Eighty four years ago today (August 19, 1926), this article appeared in The Southampton Press:
“New Modern Theatre for Southampton; New York Syndicate Buys Hill Street Site For New Theatre”
Plans and specifications are being prepared by Lamb & Son, the well-known theatre architects of N.Y. City, for a modern theatre to be erected on the premises at a cost of approximately $500,000. The price paid for the property was $65,000.
The theatre will have a seating capacity of about 1800 seats, with a large stage and a complete equipment of dressing rooms for the staging of theatrical performances of any magnitude. The purchasers are contemplating the production of pre-Broadway appearances of new plays, musical comedies, and comic-opera one or two nights a week, and one or two nights of first class refined vaudeville and pictures, and other nights there will be first-class, first-run pictures.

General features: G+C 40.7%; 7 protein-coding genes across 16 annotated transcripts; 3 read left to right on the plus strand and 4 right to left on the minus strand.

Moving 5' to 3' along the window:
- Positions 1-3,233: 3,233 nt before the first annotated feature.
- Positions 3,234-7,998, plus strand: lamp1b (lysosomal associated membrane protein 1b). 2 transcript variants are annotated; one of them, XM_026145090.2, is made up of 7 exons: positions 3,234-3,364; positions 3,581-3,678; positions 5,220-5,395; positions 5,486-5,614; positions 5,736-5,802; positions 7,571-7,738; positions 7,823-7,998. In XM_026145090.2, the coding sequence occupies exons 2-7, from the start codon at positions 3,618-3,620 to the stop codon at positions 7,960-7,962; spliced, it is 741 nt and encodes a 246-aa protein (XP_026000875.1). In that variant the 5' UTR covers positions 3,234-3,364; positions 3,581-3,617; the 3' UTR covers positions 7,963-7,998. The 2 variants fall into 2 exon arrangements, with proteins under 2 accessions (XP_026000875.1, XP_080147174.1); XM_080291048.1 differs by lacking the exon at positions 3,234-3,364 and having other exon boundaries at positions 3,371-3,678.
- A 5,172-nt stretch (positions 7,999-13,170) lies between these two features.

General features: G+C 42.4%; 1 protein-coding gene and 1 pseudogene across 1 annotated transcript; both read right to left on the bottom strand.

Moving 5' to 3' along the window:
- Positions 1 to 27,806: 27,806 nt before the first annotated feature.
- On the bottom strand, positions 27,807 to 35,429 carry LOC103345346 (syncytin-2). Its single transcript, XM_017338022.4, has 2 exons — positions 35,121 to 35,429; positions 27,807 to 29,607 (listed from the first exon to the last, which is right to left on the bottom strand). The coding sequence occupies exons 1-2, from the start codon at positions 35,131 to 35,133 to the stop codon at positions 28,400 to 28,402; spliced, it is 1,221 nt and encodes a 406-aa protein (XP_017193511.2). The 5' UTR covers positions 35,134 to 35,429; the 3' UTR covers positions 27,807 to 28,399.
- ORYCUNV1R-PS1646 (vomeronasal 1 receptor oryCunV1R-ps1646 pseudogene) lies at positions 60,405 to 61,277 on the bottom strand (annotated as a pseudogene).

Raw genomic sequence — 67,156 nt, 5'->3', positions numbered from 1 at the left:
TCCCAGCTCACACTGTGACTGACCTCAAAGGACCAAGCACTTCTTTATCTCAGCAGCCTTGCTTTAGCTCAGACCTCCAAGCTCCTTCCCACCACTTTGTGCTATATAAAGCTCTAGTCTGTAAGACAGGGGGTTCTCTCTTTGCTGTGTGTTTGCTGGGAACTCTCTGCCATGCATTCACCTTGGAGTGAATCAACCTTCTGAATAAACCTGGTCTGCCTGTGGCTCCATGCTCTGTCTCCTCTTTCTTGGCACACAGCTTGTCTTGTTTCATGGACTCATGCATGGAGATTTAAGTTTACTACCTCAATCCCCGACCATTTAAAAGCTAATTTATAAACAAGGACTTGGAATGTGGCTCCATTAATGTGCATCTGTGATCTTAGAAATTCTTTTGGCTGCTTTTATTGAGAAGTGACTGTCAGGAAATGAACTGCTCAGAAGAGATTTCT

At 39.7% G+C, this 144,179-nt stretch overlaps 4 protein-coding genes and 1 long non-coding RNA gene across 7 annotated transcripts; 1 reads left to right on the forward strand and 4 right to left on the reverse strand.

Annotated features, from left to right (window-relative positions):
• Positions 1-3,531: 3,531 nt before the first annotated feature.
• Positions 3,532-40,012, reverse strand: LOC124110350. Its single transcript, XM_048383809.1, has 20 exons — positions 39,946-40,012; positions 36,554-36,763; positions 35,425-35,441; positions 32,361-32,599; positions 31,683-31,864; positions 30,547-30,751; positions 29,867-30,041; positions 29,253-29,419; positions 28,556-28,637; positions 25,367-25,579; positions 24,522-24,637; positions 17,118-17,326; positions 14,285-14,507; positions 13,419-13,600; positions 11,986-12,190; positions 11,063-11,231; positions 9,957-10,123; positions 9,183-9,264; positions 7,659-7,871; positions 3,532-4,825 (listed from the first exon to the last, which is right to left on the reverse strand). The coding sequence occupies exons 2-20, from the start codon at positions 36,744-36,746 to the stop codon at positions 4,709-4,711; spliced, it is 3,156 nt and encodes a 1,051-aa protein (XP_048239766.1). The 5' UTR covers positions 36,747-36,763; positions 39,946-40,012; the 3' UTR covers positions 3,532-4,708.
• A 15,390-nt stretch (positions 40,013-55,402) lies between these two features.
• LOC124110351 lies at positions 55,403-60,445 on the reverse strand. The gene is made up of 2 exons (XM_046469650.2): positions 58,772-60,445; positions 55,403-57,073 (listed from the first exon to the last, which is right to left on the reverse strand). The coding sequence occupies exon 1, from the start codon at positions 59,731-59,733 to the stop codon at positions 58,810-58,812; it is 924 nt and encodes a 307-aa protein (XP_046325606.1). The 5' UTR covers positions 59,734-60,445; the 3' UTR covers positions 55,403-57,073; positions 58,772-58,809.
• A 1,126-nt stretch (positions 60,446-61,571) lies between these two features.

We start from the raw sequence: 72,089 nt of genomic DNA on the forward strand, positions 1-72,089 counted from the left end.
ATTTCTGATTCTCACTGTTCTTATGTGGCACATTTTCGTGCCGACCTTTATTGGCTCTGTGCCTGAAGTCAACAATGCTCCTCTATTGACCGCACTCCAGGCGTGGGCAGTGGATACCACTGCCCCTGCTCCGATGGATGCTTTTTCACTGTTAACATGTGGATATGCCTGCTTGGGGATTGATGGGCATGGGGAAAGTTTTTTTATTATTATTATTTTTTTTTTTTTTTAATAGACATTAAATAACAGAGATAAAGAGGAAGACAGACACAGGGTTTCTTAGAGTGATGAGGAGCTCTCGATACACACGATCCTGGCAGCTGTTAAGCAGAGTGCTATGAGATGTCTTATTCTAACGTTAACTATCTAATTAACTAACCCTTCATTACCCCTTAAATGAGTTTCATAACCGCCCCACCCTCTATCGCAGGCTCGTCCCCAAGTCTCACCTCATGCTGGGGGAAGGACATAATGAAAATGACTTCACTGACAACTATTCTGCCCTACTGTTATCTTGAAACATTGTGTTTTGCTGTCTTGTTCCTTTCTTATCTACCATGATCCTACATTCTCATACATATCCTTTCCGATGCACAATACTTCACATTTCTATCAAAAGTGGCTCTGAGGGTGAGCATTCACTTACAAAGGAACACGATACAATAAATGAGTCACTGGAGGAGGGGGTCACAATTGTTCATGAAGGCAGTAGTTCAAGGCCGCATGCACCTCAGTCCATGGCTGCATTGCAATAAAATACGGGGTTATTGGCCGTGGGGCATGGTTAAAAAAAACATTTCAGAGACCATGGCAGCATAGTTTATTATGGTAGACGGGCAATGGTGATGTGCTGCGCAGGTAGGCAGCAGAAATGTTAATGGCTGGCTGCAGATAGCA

It is also contemplated to have a first-class billiard academy, and up-to-date bowling alleys. The building will be of fireproof steel construction, with stores on Hill St. The management will be high class in every particular.
The theatre itself will have luxurious ladies’ and gentemen’s retiring and lounging rooms, and the whole structure will be something that Southampton can be proud of and at the same time it will satisfy a long-felt want. The plans and specifications and a photograph of the façade of the proposed structure will be on exhibition in the office of Wullenburg, Hall & Keller on Jobs Lane, Southampton as soon as they are ready, and the people of Southampton and vicinity are cordially invited to inspect same at any time. A number of theatres [have been developed by] this syndicate, and among them are the following: Blenheim(?)….1800….Webster 1500, Golden Rule 800, Benenson 1600, Boston Road 1800.”
Clearly the movie theatre has evolved a great deal from 1926, but it sure is interesting to know its history!